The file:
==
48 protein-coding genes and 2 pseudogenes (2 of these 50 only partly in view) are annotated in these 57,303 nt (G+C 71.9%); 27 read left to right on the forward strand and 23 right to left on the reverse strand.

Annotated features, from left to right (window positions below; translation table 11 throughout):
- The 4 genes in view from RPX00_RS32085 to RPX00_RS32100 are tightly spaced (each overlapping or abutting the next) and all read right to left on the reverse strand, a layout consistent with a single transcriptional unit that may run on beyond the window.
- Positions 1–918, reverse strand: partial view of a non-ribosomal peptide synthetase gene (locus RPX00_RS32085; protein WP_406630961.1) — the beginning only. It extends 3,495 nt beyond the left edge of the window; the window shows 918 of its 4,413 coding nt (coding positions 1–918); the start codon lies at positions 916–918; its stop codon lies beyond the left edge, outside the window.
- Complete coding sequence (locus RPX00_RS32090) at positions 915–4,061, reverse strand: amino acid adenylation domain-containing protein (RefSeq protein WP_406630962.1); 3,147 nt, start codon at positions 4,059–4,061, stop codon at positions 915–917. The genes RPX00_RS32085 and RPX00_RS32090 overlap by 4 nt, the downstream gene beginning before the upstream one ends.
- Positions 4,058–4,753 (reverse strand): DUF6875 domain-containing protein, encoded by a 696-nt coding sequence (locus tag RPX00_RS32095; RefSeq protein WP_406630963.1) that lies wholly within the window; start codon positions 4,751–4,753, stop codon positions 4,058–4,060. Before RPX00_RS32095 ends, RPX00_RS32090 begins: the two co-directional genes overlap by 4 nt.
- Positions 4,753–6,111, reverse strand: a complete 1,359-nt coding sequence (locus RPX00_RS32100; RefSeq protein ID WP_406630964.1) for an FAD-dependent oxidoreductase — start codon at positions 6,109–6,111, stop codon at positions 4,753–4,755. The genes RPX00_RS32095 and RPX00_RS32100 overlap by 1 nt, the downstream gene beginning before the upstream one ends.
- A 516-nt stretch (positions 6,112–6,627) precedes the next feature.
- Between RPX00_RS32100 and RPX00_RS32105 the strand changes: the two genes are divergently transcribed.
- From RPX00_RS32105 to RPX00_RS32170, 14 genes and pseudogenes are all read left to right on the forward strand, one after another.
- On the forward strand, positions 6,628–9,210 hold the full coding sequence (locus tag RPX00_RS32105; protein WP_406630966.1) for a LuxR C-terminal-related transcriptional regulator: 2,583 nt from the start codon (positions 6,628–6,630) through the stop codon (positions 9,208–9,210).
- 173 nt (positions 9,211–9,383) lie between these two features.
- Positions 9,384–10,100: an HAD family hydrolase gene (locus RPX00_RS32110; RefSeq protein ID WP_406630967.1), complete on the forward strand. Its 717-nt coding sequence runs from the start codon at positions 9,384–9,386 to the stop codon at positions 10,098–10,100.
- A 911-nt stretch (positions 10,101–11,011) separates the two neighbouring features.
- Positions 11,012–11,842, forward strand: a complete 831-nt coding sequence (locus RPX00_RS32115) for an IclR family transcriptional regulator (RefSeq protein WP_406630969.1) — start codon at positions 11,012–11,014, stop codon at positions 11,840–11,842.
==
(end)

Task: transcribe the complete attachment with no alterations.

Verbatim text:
48 protein-coding genes and 2 pseudogenes (2 of these 50 only partly in view) are annotated in these 57,303 nt (G+C 71.9%); 27 read left to right on the forward strand and 23 right to left on the reverse strand.

Annotated features, from left to right (window positions below; translation table 11 throughout):
- The 4 genes in view from RPX00_RS32085 to RPX00_RS32100 are tightly spaced (each overlapping or abutting the next) and all read right to left on the reverse strand, a layout consistent with a single transcriptional unit that may run on beyond the window.
- Positions 1–918, reverse strand: partial view of a non-ribosomal peptide synthetase gene (locus RPX00_RS32085; protein WP_406630961.1) — the beginning only. It extends 3,495 nt beyond the left edge of the window; the window shows 918 of its 4,413 coding nt (coding positions 1–918); the start codon lies at positions 916–918; its stop codon lies beyond the left edge, outside the window.
- Complete coding sequence (locus RPX00_RS32090) at positions 915–4,061, reverse strand: amino acid adenylation domain-containing protein (RefSeq protein WP_406630962.1); 3,147 nt, start codon at positions 4,059–4,061, stop codon at positions 915–917. The genes RPX00_RS32085 and RPX00_RS32090 overlap by 4 nt, the downstream gene beginning before the upstream one ends.
- Positions 4,058–4,753 (reverse strand): DUF6875 domain-containing protein, encoded by a 696-nt coding sequence (locus tag RPX00_RS32095; RefSeq protein WP_406630963.1) that lies wholly within the window; start codon positions 4,751–4,753, stop codon positions 4,058–4,060. Before RPX00_RS32095 ends, RPX00_RS32090 begins: the two co-directional genes overlap by 4 nt.
- Positions 4,753–6,111, reverse strand: a complete 1,359-nt coding sequence (locus RPX00_RS32100; RefSeq protein ID WP_406630964.1) for an FAD-dependent oxidoreductase — start codon at positions 6,109–6,111, stop codon at positions 4,753–4,755. The genes RPX00_RS32095 and RPX00_RS32100 overlap by 1 nt, the downstream gene beginning before the upstream one ends.
- A 516-nt stretch (positions 6,112–6,627) precedes the next feature.
- Between RPX00_RS32100 and RPX00_RS32105 the strand changes: the two genes are divergently transcribed.
- From RPX00_RS32105 to RPX00_RS32170, 14 genes and pseudogenes are all read left to right on the forward strand, one after another.
- On the forward strand, positions 6,628–9,210 hold the full coding sequence (locus tag RPX00_RS32105; protein WP_406630966.1) for a LuxR C-terminal-related transcriptional regulator: 2,583 nt from the start codon (positions 6,628–6,630) through the stop codon (positions 9,208–9,210).
- 173 nt (positions 9,211–9,383) lie between these two features.
- Positions 9,384–10,100: an HAD family hydrolase gene (locus RPX00_RS32110; RefSeq protein ID WP_406630967.1), complete on the forward strand. Its 717-nt coding sequence runs from the start codon at positions 9,384–9,386 to the stop codon at positions 10,098–10,100.
- A 911-nt stretch (positions 10,101–11,011) separates the two neighbouring features.
- Positions 11,012–11,842, forward strand: a complete 831-nt coding sequence (locus RPX00_RS32115) for an IclR family transcriptional regulator (RefSeq protein WP_406630969.1) — start codon at positions 11,012–11,014, stop codon at positions 11,840–11,842.